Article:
Deaf Communit y - Iran

Being Deaf in a Middle Eastern Country

As Gallaudet and NTID become more international in scope, the chances of your meeting a deaf person from Iran may increase.

Population

Iran's deaf population has been estimated at just under 4 million out of a total population of over 60 million.

Education

In my opinion, deaf children and teenagers in Iran are well educated, and deaf students can go on to college. At least one resource states that all schools for the deaf in Iran use the oral method:

  • Nezam Mafi Technical High School in Tehran is a high school for deaf students.
  • Many schools for the deaf have been established in Iran. According to at least one resource, there are over 400 educational institutions for the deaf such as Baghcheban National School for the Deaf.

Culture

Iran has a national "Deaf Day" that happens to be held around the same time as Deaf Awareness Week in the United States (last week of September). It is actually held at that time because it is held in honor of Jabar Baghcheban, who founded deaf education in Iran in the 1920s.

Sign Language and Cued Speech

The national unofficial sign language of Iran is Persian Sign Language, although there is also a secondary sign language called Teahouse Sign Language. A Persian Sign Language dictionary exists and is available through the Julia Samii Research Center at Tavanbakhshi University in Iran. (at University of Social Welfare and Rehabilitation, Kudakyar St., Daneshjoo, Blve., Evin, Tehran - 19834IRAN) The dictionary has gone through multiple printings.

Cued speech is in widespread use in Iran. This was noted by Ali Vazir Safavi in his paper, "Fixed Iran Communication System for Deaf and Hard of Hearing People," on file at Gallaudet University Archives.

Research and Presentations

A deaf man, Abbas Ali Behmanesh presented at the Deaf Way II on deafness in Iran.

His fascinating presentation covered the history of deaf education in Iran, mentions support of deaf education by the former Shah of Iran's wife, discusses audism and the advantages of hearing people (e.g., hearing getting the teaching jobs or management jobs), the history of deaf organizations, and deaf social life. His paper is on file at Gallaudet University Archives.

He was profiled in Gallaudet University's faculty newsletter, On the Green, in its October 13, 1999 (Vol. 30, No. 2) edition in the article "Finding community and country" by Mary Thornley.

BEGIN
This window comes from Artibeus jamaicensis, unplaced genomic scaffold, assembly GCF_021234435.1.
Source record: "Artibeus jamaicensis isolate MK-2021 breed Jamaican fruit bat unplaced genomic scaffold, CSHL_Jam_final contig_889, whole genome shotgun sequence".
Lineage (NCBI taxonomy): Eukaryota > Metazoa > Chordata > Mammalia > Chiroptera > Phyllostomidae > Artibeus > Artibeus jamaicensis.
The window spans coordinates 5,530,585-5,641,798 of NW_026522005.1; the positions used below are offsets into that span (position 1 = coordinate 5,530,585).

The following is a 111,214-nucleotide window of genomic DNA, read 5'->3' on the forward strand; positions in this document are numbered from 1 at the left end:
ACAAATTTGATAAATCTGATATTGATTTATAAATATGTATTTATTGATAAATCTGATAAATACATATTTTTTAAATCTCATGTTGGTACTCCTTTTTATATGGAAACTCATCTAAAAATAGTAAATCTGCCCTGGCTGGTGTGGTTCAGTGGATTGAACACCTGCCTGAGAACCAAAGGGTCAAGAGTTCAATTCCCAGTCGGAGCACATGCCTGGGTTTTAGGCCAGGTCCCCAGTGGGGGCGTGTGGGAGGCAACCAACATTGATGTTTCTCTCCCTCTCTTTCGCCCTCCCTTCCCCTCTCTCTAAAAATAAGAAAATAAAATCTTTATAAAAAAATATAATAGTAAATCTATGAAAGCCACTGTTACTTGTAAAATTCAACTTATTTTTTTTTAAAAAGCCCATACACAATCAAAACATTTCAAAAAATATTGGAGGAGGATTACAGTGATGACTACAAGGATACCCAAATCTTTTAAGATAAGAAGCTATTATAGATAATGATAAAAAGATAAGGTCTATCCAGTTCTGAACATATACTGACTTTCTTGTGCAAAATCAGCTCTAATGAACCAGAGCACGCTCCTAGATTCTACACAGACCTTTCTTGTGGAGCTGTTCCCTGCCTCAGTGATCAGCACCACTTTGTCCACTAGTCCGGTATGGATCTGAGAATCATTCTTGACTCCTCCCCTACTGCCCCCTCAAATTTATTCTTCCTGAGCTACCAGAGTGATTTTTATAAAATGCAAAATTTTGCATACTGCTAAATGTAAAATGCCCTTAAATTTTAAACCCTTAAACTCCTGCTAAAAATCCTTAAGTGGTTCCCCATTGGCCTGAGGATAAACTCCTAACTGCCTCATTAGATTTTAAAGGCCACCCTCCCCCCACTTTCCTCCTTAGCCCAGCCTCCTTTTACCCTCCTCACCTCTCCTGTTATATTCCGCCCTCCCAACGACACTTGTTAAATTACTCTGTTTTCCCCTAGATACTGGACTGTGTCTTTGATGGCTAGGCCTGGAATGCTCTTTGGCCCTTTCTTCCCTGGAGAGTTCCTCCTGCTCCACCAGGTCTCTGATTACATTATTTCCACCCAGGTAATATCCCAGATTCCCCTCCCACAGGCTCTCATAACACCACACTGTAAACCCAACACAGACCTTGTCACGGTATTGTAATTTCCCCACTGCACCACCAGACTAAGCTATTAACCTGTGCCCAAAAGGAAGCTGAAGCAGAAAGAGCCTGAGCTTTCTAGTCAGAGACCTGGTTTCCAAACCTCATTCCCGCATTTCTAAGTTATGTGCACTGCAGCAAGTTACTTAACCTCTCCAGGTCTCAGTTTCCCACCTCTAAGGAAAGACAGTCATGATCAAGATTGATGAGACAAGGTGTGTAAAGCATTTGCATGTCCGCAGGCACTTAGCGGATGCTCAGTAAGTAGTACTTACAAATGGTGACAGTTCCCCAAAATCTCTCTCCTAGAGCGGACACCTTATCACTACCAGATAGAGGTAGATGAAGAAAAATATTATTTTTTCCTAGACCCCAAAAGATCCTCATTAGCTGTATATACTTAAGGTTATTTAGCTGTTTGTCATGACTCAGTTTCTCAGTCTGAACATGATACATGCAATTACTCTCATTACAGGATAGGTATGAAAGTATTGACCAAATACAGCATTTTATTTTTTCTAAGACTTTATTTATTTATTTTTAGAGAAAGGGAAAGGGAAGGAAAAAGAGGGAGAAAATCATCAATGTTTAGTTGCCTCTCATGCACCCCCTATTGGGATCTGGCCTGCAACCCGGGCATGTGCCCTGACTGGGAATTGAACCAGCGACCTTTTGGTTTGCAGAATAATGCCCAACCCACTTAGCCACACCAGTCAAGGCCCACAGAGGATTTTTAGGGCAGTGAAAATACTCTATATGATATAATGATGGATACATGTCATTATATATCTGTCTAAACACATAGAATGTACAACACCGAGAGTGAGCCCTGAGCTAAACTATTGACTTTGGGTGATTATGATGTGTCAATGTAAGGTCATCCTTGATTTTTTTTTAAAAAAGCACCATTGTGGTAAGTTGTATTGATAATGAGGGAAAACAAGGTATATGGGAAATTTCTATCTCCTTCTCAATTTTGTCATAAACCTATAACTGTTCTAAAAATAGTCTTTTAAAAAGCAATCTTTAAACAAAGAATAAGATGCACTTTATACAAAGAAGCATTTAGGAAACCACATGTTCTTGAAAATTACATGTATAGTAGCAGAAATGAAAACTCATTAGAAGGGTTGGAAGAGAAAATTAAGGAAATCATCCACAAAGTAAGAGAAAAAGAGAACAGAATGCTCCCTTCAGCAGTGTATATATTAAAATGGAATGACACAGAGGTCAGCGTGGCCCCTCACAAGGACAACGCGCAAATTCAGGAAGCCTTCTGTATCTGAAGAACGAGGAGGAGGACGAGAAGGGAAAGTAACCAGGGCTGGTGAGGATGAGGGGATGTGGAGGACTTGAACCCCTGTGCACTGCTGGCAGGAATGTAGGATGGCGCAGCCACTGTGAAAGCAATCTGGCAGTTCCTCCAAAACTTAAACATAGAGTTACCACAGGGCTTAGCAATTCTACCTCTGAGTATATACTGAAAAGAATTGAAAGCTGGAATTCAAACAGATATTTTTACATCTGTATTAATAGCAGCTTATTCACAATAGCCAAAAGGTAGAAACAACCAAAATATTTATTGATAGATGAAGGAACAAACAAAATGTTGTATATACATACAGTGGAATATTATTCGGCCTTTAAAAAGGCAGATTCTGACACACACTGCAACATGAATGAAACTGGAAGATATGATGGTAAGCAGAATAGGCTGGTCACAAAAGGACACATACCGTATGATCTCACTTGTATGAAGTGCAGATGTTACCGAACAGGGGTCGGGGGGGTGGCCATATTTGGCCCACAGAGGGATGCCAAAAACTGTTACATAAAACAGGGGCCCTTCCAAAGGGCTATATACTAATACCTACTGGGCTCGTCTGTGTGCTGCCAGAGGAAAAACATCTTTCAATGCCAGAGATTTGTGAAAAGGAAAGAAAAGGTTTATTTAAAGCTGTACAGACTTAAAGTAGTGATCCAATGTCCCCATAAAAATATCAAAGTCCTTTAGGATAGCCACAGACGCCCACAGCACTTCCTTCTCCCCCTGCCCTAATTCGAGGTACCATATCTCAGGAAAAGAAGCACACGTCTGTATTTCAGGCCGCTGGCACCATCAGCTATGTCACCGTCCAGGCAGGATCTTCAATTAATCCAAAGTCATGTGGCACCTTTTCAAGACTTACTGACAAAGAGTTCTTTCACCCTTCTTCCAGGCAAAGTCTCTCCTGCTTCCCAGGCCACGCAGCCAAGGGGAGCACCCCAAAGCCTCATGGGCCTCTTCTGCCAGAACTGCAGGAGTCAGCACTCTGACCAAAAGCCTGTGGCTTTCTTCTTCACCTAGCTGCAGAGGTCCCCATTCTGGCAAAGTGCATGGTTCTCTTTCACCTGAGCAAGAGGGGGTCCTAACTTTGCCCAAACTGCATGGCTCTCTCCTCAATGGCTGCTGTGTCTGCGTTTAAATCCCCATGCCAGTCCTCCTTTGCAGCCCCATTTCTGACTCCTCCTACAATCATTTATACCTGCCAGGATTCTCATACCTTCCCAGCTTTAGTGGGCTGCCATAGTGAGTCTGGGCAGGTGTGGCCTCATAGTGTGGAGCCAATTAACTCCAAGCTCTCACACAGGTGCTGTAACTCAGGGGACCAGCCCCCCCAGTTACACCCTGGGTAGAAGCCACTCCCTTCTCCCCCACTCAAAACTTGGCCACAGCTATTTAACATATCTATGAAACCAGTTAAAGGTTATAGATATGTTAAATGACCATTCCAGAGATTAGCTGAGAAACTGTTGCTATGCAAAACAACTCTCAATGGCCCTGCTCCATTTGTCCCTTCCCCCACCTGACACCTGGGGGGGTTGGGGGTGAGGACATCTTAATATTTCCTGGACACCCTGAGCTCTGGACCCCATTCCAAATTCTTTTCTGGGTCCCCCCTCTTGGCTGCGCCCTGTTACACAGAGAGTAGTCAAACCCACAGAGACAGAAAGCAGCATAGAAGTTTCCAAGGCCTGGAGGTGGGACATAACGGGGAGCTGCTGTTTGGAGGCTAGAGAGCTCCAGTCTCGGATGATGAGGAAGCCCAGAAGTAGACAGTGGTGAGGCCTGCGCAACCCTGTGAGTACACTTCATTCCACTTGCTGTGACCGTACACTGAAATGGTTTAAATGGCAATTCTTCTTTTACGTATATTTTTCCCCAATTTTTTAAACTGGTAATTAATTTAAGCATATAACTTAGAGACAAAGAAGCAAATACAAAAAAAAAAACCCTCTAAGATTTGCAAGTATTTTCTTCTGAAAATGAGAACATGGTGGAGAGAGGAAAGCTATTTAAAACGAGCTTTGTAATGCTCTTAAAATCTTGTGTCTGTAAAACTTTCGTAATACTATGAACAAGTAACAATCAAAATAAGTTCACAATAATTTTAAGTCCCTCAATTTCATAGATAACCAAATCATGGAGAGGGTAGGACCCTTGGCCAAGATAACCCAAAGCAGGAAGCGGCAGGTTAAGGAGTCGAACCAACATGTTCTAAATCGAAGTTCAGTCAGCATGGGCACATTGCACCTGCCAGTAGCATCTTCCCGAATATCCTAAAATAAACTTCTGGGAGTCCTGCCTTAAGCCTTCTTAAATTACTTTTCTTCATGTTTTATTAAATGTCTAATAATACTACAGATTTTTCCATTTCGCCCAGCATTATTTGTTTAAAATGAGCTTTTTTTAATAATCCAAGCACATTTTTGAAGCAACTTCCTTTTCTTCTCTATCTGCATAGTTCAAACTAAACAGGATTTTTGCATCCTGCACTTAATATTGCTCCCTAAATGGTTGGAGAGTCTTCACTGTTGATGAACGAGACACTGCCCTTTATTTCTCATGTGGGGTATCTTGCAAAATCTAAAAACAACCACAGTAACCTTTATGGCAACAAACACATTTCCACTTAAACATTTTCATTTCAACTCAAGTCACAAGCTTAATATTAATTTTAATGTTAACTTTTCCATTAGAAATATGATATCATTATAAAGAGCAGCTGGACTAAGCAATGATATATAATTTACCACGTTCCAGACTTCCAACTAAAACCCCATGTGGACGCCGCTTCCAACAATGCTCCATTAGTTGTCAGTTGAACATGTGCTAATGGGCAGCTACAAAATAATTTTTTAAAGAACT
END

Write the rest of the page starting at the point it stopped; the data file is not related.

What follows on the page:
At the first linguistics conference, a conference on theoretical and applied linguistics, in Iran, held in January 1991 at Allameh Tabataba'ee University, Dr. Jalil Sadeghian from Alame Tabataba'ee university presented "The Dialogue of the Deaf: The Relation of Theoretical to applied Linguistics".

A scientific journal in Iran, Scientia Iranica, the scientific journal of Sharif university of technology, has published articles on cochlear implantation in Iran.

Sara Siyavoshi sent an e-mail with the following information:

The first linguistic research in Persian Sign Language and Deafness in Iran has done by me. I have presented a report about Iran Deaf education from linguistic perspective in the "Higher Education for Deaf People in Developing Countries" Symposium held by the Deaf Empowerment Foundation (http://www.def-intl.org/symposium/Symposiumindex.html) Nijmegen, the Netherlands, 4-16 Jan 2006.

I have [also] participated and presented a paper, "First Conference of the Linguistics Society of Iran", Tehran in March 2006. The title of my paper was: "Persian Sign Language and necessity of revision in Iran Deaf education" that is published in Proceedings of the first Conference of the Linguistics Society of Iran, Linguistics Society of Iran Publications, Tehran, Iran 2006.

Organizations and Associations

Iran has quite a few organizations, associations, and government sponsored agencies for the deaf and hard of hearing:

  • Iranian National Center for the Deaf, based in Tehran
  • Iranian National Association for Welfare of the Deaf (I am not sure if this organization still exists)
  • Association of Deaf Families
  • Iranian Parents Association of the Deaf
  • Youth Cultural House of the Deaf
  • House of the Deaf
  • Society for the Protection of Deaf Children
  • National Rehabilitation Center for the deaf

Books

I could not find any books solely about deafness in Iran. This is the only known published writing I could find:

Beyond the national boundaries: History of deaf education in Iran, by Azar Hadadian (1996). This is an article in the rare book "Collage: Works on international deaf history," edited by Renate Fischer and Tomas Vollhaber with H. Zienert. ISBN 3-927731-59-5. The article details the accomplishments of the father of deaf education in Iran, Jabar Baghcheban.

Baghcheban started in 1924 and founded a school for the deaf in Tehran. In addition, he also developed his own methods of teaching deaf children.

Sports

Iran has sports organizations for the deaf:

  • Iranian Deaf Sports Federation (in Tehran)
  • Iranian Deaf Martial Artists

Television

Television news in Iran is sign interpreted.

Other

Iran has its own cochlear implant center, the Iranian Cochlear Implant Center based in Tehran, which is actually a network of implant centers in Iran.

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